Encountering Richard Wright & Jerry Ward

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[By Howard Rambsy II]
In July of 1996, shortly
after completing my first year of undergrad at Tougaloo College in Mississippi,
I was on a bus traveling from Paris to Dijon, France, where I would be taking
summer courses. As I settled into the bus ride, I decided to look over reading
material that I carried—the 1993 reissue of Richard Wright’s Black Boy. It turns out that Jerry W.
Ward, Jr., whom I would take my first literature course with in the upcoming fall
at Tougaloo, wrote the introduction for the edition of Wright’s book.
I had read Wright’s Native Son my senior of high school, and
in some ways, I had been inspired to go to France because I had discovered, in
the back of the reissue of Native Son,
that Wright had traveled to France years and years ago. Later, as a grad
student, I would retrace Wright’s steps again, this time to Ghana.

I wasn’t reading Wright
that summer to understand the relationship between his childhood in Mississippi
and his later experiences in France. No, instead, the word had begun to
circulate among English majors on campus at Tougaloo at the end of the school year
that Dr. Ward would be giving a test the first day of class for his course on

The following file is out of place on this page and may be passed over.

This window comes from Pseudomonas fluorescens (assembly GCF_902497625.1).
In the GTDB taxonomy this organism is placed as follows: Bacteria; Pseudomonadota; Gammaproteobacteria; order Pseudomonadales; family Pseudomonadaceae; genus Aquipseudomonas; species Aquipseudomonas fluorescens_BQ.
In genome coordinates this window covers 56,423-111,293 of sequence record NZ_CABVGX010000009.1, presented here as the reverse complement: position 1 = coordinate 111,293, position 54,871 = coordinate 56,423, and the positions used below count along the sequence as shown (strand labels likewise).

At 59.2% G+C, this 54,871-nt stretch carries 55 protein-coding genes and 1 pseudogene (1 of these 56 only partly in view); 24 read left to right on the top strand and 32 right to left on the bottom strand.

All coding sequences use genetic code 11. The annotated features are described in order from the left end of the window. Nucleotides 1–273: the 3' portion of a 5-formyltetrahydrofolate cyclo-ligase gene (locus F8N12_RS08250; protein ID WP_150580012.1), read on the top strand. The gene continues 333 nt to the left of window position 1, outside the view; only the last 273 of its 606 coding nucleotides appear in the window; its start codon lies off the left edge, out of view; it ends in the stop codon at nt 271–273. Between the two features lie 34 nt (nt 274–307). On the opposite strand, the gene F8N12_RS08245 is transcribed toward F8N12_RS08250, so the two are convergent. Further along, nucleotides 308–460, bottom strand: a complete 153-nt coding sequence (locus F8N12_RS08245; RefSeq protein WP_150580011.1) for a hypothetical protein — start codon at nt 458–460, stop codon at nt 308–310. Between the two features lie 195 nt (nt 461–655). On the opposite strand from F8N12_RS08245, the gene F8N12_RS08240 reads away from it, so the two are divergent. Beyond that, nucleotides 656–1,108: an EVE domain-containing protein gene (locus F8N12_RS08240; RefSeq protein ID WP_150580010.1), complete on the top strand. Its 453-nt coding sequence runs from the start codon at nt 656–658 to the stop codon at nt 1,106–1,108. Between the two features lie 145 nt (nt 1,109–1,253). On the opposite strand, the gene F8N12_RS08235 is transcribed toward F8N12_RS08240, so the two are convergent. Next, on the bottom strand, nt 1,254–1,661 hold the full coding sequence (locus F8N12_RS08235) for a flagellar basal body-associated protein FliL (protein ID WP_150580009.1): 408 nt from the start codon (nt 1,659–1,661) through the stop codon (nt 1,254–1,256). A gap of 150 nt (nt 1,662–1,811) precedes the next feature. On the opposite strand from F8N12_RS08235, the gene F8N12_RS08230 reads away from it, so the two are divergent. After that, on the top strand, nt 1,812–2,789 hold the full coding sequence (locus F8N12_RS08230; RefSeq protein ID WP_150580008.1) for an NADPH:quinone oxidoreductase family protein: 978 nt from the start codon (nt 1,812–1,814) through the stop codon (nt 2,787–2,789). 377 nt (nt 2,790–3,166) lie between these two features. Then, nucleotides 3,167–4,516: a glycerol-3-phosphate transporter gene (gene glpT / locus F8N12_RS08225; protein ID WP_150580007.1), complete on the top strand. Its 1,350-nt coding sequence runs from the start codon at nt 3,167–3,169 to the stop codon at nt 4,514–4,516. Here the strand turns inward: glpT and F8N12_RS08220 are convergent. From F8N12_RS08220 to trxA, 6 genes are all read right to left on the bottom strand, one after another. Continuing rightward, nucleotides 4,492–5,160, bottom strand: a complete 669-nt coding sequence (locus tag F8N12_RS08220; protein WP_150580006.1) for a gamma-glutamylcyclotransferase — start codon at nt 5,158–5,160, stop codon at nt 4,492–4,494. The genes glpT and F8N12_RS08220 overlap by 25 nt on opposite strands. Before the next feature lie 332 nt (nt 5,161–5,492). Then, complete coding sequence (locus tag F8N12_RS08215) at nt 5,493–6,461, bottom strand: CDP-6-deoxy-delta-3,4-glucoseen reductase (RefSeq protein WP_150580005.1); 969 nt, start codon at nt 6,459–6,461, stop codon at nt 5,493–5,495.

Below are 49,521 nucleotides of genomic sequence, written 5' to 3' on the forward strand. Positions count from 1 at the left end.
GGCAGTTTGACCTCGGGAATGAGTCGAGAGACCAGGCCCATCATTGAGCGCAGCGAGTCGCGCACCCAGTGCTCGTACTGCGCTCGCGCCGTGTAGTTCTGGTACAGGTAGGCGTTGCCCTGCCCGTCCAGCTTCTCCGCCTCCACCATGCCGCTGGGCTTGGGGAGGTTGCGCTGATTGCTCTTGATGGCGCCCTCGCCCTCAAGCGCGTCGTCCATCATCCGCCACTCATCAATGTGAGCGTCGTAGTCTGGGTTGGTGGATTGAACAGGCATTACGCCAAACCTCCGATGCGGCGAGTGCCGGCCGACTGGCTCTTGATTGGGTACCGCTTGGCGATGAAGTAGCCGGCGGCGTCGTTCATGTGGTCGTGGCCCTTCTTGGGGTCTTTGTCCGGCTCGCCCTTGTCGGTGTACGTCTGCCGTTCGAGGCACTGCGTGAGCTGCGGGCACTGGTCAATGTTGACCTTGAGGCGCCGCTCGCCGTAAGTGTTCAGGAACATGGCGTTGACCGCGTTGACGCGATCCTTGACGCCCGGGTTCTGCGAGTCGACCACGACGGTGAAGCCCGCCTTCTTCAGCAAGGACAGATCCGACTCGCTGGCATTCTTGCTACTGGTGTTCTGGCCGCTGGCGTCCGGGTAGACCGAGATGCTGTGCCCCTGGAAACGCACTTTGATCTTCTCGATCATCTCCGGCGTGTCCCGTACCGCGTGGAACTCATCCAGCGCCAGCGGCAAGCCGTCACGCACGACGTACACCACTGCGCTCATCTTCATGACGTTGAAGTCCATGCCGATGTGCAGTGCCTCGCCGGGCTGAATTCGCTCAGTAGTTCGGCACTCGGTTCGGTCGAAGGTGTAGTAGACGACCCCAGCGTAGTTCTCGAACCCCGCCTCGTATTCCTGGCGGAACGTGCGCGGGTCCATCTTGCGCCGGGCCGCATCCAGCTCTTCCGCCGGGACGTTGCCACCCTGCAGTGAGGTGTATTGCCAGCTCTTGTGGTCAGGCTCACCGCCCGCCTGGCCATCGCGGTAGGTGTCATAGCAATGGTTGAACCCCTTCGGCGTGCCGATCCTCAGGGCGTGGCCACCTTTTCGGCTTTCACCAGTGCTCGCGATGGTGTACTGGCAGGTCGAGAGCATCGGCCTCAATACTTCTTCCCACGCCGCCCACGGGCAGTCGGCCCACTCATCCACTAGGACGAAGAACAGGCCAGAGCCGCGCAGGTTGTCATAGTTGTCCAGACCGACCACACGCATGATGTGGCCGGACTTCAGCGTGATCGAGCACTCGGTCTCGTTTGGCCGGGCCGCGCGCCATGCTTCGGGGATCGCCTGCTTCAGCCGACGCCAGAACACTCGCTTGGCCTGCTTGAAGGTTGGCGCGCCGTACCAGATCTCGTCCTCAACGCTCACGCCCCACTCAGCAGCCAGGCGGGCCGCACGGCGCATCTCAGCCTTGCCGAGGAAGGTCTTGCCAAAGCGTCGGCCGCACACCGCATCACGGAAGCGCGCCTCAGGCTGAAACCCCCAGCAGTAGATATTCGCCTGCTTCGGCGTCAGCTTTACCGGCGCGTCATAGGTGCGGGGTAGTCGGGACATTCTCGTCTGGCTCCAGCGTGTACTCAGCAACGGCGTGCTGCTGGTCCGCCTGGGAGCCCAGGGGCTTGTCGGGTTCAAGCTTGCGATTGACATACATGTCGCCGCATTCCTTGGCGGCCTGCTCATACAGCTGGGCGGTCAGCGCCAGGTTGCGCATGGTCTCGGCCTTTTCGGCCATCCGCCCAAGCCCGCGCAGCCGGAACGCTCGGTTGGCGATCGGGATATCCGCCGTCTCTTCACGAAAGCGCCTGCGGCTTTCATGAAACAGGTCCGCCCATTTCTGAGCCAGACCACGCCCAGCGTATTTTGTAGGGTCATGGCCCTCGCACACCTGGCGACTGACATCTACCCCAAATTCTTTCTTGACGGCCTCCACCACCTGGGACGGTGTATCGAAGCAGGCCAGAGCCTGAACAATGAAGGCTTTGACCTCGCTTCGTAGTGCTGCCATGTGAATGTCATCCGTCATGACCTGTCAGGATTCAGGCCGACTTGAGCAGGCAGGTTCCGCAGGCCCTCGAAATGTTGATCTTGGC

Richard Wright. The test would focus on Native
Son, Uncle Tom’s Children
, and Black
. The word was that Dr. Ward felt “everybody” should have “already” read
those works, and after that first day’s test was out of the way, we could move
on to Wright’s other, less popular works, including Black Power, The Color
Curtain, The Outsider, Lawd Today!, Eight Men, Savage Holiday
, and Pagan Spain.
While reading Ward’s
introduction, I came across a sentence that stopped me in my tracks. “A man
possessing the power of language,” wrote Ward, “cannot be a hapless victim.” I
reread the sentence several times and invested considerable time wondering about
the many possibilities of possessing the power of language.
My time in France in 1996
was a pivotal moment in my intellectual development. Interestingly, a memorable
event from than summer was my encounter with those powerful words from that
Mississippi writer. Oh yeah, I really enjoyed Wright’s work too. 

Howard Rambsy II teaches African American literature and directs the Black Studies Program at Southern Illinois University Edwardsville. He blogs and tweets about African American artistic thought, publishing history, and technology at http://www.siueblackstudies.com/ and http://twitter.com/@blackstudies